Institute for War and Peace Reporting | Giving Voice, Driving Change

Libya: One Woman's War

She describes wartime months of paranoia, fear and resistance in Tripoli.
By Basma Mansuri
  • Life slowly returning to normal in Tripoli following overthrow of Gadaffi regime. (Photo: Pany Goff/Wikimedia)
    Life slowly returning to normal in Tripoli following overthrow of Gadaffi regime. (Photo: Pany Goff/Wikimedia)

At the beginning, when we heard people were going to go out and demonstrate against Gaddafi, we didn’t believe something like that could ever happen. No-one would be brave enough to stand up to him, we thought, since we all knew what he was capable of - he would just kill anyone who opposed him.

We were very frightened when the shooting and bombing began and stayed indoors for a week, although the men went out sometimes to try and find out how other family members were.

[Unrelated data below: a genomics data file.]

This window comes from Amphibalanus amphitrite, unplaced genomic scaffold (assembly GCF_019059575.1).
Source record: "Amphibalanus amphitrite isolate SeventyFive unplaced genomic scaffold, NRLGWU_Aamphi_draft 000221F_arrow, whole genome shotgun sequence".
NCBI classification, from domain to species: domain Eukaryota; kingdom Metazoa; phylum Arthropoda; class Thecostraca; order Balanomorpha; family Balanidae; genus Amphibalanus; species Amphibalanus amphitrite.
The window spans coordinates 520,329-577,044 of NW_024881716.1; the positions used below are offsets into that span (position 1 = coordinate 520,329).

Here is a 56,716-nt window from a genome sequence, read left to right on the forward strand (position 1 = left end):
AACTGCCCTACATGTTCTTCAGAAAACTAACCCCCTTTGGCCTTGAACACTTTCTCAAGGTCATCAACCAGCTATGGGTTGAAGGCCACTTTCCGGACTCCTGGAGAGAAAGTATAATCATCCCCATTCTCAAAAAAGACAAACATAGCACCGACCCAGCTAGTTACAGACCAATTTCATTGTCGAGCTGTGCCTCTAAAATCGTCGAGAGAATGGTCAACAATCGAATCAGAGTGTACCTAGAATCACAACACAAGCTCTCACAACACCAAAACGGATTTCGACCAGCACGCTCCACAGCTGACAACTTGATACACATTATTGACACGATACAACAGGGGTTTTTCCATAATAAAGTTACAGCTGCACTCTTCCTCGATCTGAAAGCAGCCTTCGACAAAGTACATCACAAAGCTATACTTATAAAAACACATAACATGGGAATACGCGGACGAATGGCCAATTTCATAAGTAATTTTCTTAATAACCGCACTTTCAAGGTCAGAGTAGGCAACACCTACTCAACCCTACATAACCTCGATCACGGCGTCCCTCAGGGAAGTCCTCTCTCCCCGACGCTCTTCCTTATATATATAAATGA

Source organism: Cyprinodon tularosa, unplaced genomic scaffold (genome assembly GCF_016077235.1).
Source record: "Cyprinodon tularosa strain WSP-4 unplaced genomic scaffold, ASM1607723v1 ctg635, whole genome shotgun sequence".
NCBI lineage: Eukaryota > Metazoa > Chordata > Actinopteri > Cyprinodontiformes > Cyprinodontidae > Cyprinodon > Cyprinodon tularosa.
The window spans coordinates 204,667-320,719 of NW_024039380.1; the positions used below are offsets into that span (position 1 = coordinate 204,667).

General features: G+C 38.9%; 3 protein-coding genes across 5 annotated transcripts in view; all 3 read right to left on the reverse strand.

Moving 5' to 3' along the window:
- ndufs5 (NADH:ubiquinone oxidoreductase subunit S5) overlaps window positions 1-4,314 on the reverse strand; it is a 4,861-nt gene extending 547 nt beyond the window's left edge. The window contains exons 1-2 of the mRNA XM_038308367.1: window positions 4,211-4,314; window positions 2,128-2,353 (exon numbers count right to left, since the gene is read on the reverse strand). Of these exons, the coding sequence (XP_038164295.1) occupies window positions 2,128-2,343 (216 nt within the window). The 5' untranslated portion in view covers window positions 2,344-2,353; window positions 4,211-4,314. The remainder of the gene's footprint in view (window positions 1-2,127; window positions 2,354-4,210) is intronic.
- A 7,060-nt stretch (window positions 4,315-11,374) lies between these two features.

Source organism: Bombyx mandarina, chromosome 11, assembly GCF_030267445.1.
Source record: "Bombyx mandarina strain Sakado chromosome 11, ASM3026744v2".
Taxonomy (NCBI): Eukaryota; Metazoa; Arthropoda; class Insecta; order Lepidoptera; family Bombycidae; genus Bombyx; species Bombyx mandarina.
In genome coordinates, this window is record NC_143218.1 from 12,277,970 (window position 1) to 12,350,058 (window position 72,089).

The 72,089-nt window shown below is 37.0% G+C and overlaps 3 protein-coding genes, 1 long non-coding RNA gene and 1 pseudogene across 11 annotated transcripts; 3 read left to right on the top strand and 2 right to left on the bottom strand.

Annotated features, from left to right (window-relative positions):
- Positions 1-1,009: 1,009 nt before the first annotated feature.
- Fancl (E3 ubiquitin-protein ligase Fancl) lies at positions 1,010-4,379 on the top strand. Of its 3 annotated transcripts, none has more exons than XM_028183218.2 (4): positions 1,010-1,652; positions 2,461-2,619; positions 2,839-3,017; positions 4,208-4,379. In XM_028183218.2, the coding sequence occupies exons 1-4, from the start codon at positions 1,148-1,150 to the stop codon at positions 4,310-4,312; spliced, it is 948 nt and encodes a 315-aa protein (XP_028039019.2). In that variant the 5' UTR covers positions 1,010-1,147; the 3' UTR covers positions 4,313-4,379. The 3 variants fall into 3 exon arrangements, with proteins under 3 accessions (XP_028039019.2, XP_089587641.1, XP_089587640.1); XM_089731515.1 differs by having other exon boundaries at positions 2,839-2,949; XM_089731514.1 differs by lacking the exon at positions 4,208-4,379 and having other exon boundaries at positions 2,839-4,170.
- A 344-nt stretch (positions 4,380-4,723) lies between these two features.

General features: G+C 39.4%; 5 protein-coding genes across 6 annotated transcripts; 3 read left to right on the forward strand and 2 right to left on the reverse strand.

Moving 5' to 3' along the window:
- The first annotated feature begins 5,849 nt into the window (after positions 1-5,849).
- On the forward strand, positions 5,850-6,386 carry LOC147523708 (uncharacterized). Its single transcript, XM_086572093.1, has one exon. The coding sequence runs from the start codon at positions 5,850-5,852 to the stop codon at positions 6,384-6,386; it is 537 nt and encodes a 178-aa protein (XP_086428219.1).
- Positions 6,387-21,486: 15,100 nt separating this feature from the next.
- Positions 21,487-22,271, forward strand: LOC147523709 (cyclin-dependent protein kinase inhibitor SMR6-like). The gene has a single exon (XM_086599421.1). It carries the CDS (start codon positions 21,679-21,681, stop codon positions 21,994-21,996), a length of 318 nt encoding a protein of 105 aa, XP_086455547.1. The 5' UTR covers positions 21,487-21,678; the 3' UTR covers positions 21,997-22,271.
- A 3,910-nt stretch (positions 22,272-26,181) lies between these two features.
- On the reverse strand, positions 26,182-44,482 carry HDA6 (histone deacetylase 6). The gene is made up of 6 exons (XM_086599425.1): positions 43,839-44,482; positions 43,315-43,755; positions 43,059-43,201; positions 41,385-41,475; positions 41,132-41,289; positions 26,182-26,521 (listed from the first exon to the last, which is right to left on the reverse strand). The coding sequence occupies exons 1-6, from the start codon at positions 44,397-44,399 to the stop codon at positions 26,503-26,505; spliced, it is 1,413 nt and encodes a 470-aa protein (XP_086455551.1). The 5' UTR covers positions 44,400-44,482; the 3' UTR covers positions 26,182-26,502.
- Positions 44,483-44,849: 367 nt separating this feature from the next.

At that time, the electricity supply was still good so we could hear some news from the outside world and follow what was going on. We even had the internet for the first ten days of the war, before it was cut because people were trying to send images of what was happening out to the rest of the world.

I am my parent’s only daughter and my mother was scared so I moved back with my husband to live with my parents on that first day of fighting and stayed, and I am still there - they don’t feel safe to be left alone yet.

Gaddafi was saying in the media throughout this period that lots of people had been killed. But Tripoli is a small place and people know what is happening with their neighbours. I didn’t hear of any families who had someone killed by NATO bombs.